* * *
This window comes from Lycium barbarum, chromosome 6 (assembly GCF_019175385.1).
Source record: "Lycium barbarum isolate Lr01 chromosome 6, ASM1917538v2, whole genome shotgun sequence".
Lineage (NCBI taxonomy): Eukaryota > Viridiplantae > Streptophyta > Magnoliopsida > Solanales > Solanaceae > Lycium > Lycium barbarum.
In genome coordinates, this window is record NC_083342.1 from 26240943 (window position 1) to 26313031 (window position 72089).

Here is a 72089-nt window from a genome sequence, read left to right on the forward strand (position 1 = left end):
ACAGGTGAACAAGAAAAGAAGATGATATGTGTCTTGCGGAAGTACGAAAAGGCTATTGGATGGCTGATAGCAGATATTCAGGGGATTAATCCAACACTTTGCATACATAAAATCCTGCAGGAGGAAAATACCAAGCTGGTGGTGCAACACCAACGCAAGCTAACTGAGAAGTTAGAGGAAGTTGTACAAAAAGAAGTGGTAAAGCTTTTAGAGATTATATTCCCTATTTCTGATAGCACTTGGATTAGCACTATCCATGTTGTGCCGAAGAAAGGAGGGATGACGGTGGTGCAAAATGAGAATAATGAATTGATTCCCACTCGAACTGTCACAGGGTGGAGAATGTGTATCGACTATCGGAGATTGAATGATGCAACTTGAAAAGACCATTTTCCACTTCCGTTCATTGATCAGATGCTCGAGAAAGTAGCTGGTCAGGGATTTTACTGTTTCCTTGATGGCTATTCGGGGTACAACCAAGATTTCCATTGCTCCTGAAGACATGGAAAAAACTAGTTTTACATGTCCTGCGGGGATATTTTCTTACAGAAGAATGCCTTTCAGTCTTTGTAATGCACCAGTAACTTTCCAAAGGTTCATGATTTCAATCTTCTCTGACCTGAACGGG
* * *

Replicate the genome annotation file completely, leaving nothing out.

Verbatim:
This window comes from Lycium barbarum, chromosome 6 (assembly GCF_019175385.1).
Source record: "Lycium barbarum isolate Lr01 chromosome 6, ASM1917538v2, whole genome shotgun sequence".
Lineage (NCBI taxonomy): Eukaryota > Viridiplantae > Streptophyta > Magnoliopsida > Solanales > Solanaceae > Lycium > Lycium barbarum.
In genome coordinates, this window is record NC_083342.1 from 26240943 (window position 1) to 26313031 (window position 72089).

Here is a 72089-nt window from a genome sequence, read left to right on the forward strand (position 1 = left end):
ACAGGTGAACAAGAAAAGAAGATGATATGTGTCTTGCGGAAGTACGAAAAGGCTATTGGATGGCTGATAGCAGATATTCAGGGGATTAATCCAACACTTTGCATACATAAAATCCTGCAGGAGGAAAATACCAAGCTGGTGGTGCAACACCAACGCAAGCTAACTGAGAAGTTAGAGGAAGTTGTACAAAAAGAAGTGGTAAAGCTTTTAGAGATTATATTCCCTATTTCTGATAGCACTTGGATTAGCACTATCCATGTTGTGCCGAAGAAAGGAGGGATGACGGTGGTGCAAAATGAGAATAATGAATTGATTCCCACTCGAACTGTCACAGGGTGGAGAATGTGTATCGACTATCGGAGATTGAATGATGCAACTTGAAAAGACCATTTTCCACTTCCGTTCATTGATCAGATGCTCGAGAAAGTAGCTGGTCAGGGATTTTACTGTTTCCTTGATGGCTATTCGGGGTACAACCAAGATTTCCATTGCTCCTGAAGACATGGAAAAAACTAGTTTTACATGTCCTGCGGGGATATTTTCTTACAGAAGAATGCCTTTCAGTCTTTGTAATGCACCAGTAACTTTCCAAAGGTTCATGATTTCAATCTTCTCTGACCTGAACGGG